Socializing emotionally and morally appropriate peer group conduct through classroom discourse
2013 (English)In: Linguistics and Education, ISSN 0898-5898, Vol. 24, no 4, 511-522 p.Article in journal (Refereed) Published
Adopting a socioculturally informed perspective on emotions, the present study explores institutional practices for socializing first grade students’ emotionally and morally appropriate peer group conduct. The methods adopted combine an ethnographic fieldwork and interaction analyses of language socialization. The study examines teacher-solicited children's reports on peer group events (similar to Sharing time narratives), their design features, and the teachers’ evaluative responses in primary school classroom interactions. The analysis shows that event descriptions and narratives were imbued with moral and emotional meanings, constituting the primary discursive site where participants engaged in ‘emotion talk’ and oriented to a range of (mostly negative) emotions. The teachers inculcated the understanding of emotions as relational phenomena with moral and social consequences. Children participated actively, negotiated and resisted specific versions of events and their moral and emotional consequences. In all, the study shows that these discursive practices served as multifaceted socializing sites for (i) learning how to evaluate the moral aspects of actions and emotions; (ii) practicing how to discursively present oneself as a morally responsible person.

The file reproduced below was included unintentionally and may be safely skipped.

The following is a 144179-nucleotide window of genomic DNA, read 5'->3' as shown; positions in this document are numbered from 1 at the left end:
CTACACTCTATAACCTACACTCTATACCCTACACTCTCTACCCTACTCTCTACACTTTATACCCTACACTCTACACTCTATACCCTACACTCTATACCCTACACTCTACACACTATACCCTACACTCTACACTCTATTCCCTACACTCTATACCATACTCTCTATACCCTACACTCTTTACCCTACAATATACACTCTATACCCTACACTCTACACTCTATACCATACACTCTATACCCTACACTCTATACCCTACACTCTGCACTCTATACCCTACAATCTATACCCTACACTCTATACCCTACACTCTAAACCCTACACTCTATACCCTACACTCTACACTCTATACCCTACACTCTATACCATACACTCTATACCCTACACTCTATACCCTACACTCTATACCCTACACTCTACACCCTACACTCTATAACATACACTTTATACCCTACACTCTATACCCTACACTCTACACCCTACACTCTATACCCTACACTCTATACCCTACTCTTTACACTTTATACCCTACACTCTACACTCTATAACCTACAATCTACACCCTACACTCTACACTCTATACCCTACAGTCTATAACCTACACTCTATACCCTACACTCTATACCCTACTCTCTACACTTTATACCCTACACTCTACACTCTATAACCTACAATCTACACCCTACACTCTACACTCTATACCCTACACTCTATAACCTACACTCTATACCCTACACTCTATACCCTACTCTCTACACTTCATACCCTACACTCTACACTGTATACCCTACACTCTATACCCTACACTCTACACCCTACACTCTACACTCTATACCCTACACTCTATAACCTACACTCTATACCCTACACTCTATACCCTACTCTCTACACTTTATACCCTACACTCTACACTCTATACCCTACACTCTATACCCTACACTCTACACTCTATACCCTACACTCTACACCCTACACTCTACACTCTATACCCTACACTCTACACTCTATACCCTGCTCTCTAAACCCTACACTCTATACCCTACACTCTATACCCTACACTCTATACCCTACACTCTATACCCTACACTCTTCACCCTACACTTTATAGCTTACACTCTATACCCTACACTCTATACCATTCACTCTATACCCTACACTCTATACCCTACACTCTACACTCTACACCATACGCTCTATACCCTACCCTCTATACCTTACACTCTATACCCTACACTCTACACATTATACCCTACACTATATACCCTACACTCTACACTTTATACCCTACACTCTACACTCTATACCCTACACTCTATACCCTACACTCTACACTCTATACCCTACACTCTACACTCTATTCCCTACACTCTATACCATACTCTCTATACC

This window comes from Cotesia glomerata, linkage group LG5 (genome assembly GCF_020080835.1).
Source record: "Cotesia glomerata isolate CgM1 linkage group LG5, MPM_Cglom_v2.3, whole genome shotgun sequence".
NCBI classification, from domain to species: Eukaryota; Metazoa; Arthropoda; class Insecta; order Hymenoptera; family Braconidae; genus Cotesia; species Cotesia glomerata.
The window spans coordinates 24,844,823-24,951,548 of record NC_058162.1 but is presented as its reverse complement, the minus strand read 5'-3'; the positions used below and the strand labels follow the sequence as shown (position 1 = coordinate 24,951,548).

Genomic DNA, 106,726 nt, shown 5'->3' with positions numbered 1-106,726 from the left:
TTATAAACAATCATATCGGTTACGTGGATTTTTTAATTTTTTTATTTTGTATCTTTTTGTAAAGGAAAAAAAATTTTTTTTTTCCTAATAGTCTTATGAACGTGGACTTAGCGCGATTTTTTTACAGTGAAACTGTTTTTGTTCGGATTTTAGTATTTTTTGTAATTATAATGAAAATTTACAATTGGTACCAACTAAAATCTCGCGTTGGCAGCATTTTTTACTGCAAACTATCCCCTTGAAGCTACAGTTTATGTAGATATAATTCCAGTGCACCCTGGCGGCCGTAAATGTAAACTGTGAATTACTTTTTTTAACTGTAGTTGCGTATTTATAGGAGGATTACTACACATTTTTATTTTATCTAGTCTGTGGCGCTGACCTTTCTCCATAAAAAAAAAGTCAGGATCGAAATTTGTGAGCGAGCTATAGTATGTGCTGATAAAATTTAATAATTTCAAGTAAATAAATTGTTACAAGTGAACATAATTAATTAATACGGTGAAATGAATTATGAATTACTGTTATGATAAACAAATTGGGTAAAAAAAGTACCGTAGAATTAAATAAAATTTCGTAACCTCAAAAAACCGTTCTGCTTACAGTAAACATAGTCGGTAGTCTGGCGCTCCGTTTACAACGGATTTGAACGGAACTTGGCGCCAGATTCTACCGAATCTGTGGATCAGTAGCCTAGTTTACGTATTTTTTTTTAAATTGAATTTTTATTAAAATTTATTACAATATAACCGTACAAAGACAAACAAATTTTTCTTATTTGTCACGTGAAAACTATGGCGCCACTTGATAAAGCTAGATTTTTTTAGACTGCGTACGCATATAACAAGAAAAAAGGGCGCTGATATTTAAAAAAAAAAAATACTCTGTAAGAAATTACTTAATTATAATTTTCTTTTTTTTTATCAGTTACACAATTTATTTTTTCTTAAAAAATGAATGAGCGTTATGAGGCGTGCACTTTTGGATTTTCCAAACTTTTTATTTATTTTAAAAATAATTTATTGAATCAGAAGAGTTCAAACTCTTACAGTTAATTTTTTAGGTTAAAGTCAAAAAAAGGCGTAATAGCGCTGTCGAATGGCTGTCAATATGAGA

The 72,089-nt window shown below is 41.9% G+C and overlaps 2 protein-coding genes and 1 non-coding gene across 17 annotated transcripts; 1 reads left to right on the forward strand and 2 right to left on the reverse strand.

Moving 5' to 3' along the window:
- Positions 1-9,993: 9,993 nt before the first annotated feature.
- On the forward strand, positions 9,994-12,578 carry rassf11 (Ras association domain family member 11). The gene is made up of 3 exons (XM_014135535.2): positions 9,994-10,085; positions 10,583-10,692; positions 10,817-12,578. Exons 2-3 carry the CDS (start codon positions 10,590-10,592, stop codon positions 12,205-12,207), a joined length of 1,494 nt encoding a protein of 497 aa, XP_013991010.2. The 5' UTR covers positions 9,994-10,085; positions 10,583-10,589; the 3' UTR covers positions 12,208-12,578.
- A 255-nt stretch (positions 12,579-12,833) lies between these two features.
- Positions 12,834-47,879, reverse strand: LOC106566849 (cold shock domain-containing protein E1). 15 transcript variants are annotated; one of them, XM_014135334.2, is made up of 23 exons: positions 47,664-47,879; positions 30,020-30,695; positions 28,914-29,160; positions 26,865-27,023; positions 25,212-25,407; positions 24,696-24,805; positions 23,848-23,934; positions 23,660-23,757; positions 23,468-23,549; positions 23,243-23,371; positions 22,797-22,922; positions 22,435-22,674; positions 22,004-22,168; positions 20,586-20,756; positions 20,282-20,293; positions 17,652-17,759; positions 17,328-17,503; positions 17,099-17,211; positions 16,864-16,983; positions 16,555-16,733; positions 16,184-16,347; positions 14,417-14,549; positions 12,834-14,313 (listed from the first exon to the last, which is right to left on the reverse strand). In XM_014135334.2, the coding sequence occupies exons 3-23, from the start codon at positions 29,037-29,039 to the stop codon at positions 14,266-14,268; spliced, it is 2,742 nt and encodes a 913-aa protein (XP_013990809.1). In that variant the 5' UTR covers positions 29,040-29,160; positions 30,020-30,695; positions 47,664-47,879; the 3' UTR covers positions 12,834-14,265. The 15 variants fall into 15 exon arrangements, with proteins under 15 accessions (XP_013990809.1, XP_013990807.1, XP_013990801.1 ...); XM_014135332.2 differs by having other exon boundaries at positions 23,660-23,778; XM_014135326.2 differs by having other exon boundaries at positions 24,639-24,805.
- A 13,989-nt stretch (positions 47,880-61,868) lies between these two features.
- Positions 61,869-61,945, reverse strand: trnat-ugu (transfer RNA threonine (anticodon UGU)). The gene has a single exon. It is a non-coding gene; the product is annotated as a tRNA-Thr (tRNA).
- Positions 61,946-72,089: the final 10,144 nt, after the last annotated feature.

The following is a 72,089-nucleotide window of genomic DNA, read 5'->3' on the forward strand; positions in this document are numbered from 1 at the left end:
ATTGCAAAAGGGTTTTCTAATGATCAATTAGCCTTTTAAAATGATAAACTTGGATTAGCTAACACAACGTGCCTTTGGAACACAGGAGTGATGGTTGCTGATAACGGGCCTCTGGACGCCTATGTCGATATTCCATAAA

Place, publisher, year, edition, pages
Elsevier, 2013. Vol. 24, no 4, 511-522 p.
Emotion talk, Teacher–student interactions, Language socialization, Stances, Moral norms, Negative emotions
Humanities Social Sciences
IdentifiersURN: urn:nbn:se:liu:diva-104893DOI: 10.1016/j.linged.2013.07.001OAI: oai:DiVA.org:liu-104893DiVA: diva2:699867